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Buy Aussie, minister tells states

Local dilemma: Australian-built cars are falling out of favour with state governments, federal minister Kim Carr says.

State governments hurting local motor industry by switching to imports, Carr says

General News logo10 Sep 2010

STATE governments should buy Australian-made cars for the good of the economy, federal innovation, industry, science and research minister Senator Kim Carr said today.

Speaking at the announcement of Toyota’s new $300 million engine plant at Altona, Senator Carr said state governments had bought about 70,000 fewer Australian-built vehicles in recent years.

Responding to a journalist's suggestion that Toyota Hybrid Camry sales had benefited disproportionately from federal and state governments fleet purchases, Senator Carr said: “You’d expect us to buy imported vehicles, would you?“Well, I don’t agree with you. I think Australian governments should be buying Australian-made vehicles.

“My concern is that state governments around Australia have been buying 70,000 less Australian made vehicles in recent years.

“The total number of vehicle sales to state governments has declined.”

Senator Carr said that fleet sales, to both public and private buyers, were the sales that underpinned the health of the local car industry.

“I would rather people buy Australian made cars, whether they are bought by a big company or a family.”

 center imageLeft: Industry minister Kim Carr with Victorian premier John Brumby at the Toyota engine plant announcement.

Last year, VFACTS attributed 60,096 vehicle sales to governments across Australia, a decline of 12.8 per cent in a market down 7.4 per cent. Although no public breakdown of imports versus locally made vehicles is made, only about 21,000 or a little more than one third of those are thought to be local.

Senator Carr dismissed a suggestion that the Hybrid Camry had missed its sales targets since it was released in February.

“In five months, they have sold 4000, contrary to claims on a certain media outlet,” he said.

Deliveries in the last three months totalled 2000 and orders for 2500 were received, he said.

“This is a new technology. You have got to expect it to take time.

But it is absolutely on target to meet the company’s intention to sell 10,000.”

Senator Carr also defended projects backed by the $900 million Green Car Innovation Fund, which have supported new internal combustion engines and a petrol-powered small car to be built by Holden.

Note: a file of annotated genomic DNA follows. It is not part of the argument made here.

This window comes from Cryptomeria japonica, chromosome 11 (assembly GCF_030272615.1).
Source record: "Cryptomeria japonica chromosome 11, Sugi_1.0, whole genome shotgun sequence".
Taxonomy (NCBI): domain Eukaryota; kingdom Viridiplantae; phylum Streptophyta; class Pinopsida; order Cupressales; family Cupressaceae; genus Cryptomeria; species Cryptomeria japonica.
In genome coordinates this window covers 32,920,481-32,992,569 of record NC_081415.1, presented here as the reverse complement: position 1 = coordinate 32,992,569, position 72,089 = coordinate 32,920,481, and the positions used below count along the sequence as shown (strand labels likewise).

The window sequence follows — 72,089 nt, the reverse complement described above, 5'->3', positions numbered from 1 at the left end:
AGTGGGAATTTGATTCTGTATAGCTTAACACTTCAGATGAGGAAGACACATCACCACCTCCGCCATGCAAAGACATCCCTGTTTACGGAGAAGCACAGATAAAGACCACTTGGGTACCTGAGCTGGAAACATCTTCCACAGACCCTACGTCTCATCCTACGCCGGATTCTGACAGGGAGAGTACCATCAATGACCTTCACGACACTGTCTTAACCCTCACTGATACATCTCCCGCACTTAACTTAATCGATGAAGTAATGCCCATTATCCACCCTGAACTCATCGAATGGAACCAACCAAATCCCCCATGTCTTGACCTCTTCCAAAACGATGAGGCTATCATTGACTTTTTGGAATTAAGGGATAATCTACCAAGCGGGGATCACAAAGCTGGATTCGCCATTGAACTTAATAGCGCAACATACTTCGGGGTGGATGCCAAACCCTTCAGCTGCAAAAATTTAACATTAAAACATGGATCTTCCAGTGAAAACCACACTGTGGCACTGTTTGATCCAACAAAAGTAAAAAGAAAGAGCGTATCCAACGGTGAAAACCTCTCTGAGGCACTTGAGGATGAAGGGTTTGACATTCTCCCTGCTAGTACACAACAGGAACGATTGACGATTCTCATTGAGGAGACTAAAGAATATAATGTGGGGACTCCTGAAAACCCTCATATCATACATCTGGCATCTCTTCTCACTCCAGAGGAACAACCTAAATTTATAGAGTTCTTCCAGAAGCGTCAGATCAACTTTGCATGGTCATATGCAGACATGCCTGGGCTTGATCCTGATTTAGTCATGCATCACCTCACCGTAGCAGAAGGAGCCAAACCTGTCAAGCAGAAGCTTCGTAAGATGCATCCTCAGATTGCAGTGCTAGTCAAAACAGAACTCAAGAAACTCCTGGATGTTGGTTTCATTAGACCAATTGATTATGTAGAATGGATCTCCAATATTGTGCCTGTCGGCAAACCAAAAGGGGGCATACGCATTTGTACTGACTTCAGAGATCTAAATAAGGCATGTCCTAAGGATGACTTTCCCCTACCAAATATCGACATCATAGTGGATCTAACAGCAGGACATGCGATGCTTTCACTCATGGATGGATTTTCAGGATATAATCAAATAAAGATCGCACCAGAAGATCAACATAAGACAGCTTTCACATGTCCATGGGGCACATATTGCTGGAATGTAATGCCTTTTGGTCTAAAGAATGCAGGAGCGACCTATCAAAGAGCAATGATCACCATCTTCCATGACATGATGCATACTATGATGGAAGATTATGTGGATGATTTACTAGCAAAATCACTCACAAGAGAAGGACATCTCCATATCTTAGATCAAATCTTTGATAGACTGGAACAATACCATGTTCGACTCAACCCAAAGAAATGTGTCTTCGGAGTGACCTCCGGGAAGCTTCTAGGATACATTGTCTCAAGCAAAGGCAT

The projects offer only incremental advances on existing engines and vehicles.

“We have to be realistic about what can be achieved in a market economy. We are not in the business of directing the companies to produce certain products.

“This is a co-investment program. There has got to be proper attention paid to what is commercially viable.

“I believe there is enormous opportunity to enhance our environmental performance through the ICE (internal combustion engine). That us where the biggest gains are going to come.

“We are in the process of significantly improving our fuel economy and tailpipe (emissions) as a result of adaption of existing technologies.

“The Hybrid Camry is an existing technology. But it works. We didn’t have it here. The company was making these cars in Thailand.

“We have brought the production to Oz and brought with it all the skills and the capabilities hat you need to sustain production in Australia.”

Asked if he wanted to continue as minister in the newly formed Gillard government, Senator Carr declared that working in his current portfolio was “a labour of love”.

Senator Carr said he had been delighted with the work of the Innovation Department during his time as minister.

“I find it a great pleasure and it’s a labour of love for me,” he said.

“I have to wait upon the decisions of the PM (Prime Minister) as to the portfolio allocations she makes.”

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